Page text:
Only Mariana crow outside Micronesia dies at Smithsonian Conservation Biology Institute

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Clint, the only Mariana crow living outside of Rota in the Mariana Islands, at the Smithsonian Conservation Biology Institute in 2013. (Photo courtesy Smithsonian National Zoo.)

An elderly 25-year-old male Mariana crow named Clint was humanely euthanized at the Smithsonian Conservation Biology Institute (SCBI) Jan.14. Clint was the only Mariana crow living outside of Rota Island in the Commonwealth of the Northern Mariana Islands—the only place that the birds are now found in the wild. CNMI includes the 14 northernmost islands in the Mariana Archipelago in the Pacific Ocean. Guam, the southernmost island in the chain, is a separate U.S. territory. The average life span for a Mariana crow is unknown but suspected to be around 14 years.

During the past two weeks, Clint experienced some weight loss, but a sudden decline in his health, causing him to become lethargic and lose his appetite started Jan. 13. Despite treatment with fluids and anti-inflammatory drugs, his condition continued to rapidly decline overnight, and animal care staff made the difficult decision to euthanize him. A final pathology report will provide more information in the coming weeks. Following a visual necropsy exam, Clint’s body will be sent to the Smithsonian’s National Museum of Natural History to be preserved by experts.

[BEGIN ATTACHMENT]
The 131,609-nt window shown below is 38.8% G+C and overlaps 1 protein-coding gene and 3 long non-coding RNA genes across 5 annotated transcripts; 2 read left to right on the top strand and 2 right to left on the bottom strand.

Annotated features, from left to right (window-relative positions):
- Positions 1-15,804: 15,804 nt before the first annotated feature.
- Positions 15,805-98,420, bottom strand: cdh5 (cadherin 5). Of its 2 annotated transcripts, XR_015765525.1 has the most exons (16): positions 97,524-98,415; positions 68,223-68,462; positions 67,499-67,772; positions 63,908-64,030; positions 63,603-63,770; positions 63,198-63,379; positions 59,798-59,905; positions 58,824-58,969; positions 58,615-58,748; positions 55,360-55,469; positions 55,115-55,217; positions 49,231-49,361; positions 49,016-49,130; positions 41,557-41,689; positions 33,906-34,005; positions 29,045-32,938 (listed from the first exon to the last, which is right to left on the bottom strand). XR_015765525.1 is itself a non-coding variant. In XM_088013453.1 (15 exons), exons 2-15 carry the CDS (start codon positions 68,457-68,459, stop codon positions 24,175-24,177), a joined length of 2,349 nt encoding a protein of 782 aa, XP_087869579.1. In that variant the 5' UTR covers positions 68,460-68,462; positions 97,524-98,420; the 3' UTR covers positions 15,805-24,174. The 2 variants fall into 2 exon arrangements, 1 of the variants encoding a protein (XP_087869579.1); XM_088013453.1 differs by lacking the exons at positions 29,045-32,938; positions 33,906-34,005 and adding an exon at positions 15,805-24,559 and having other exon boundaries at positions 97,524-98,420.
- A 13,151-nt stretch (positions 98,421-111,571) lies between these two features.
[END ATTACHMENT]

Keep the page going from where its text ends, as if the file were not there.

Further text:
Clint moved to SCBI, in 1995 as part of a recovery effort to save the species from extinction. In 1997 all Mariana crows living on the mainland U.S. were moved to Guam due to the threat from West Nile Virus. Corvids, which are birds that include crows and ravens, are extremely susceptible to West Nile Virus. Due to strict biosecurity precautions and requirements, Clint could not return to the Mariana Islands though he had been vaccinated against the virus.

After Clint’s companion, Russell, died in 2010, Clint began seeking out more interaction with his keepers and other staff. As a result, he imprinted on humans. Clint enjoyed multiple visits every day from staff, interns, volunteers, and students who stopped by his outdoor enclosure. He was well known at SCBI for his playfulness, and would often bring sticks, leaves, or his favorite enrichment toys to the mesh of his enclosure for visitors to see.

The Mariana crow is a critically endangered species endemic to Guam and Rota and is the only member of the corvid family in Micronesia. Invasive brown tree snakes, accidentally introduced to Guam during the 1950s, have hunted Mariana crows and many other birds, bats and reptiles on Guam to extinction. The last remaining 150 Mariana crows now live only on Rota, which is free of brown tree snakes. The Guam Division of Aquatic and Wildlife Resources (DAWR) works with partners around the world, including SCBI, to repopulate Mariana crows. In 2018, San Diego Zoo Global released five Mariana crows back to the wild on Rota.

The Smithsonian Conservation Biology Institute specializes in species management, propagation, research and reintroduction of birds native to Guam and the Northern Mariana Islands.

SCBI plays a leading role in the Smithsonian’s global efforts to save wildlife species from extinction and train future generations of conservationists. SCBI spearheads research programs at its headquarters in Front Royal, Va., the Smithsonian’s National Zoo in Washington, D.C., and at field research stations and training sites worldwide. SCBI scientists tackle some of today’s most complex conservation challenges by applying and sharing what they learn about animal behavior and reproduction, ecology, genetics, migration, and conservation sustainability.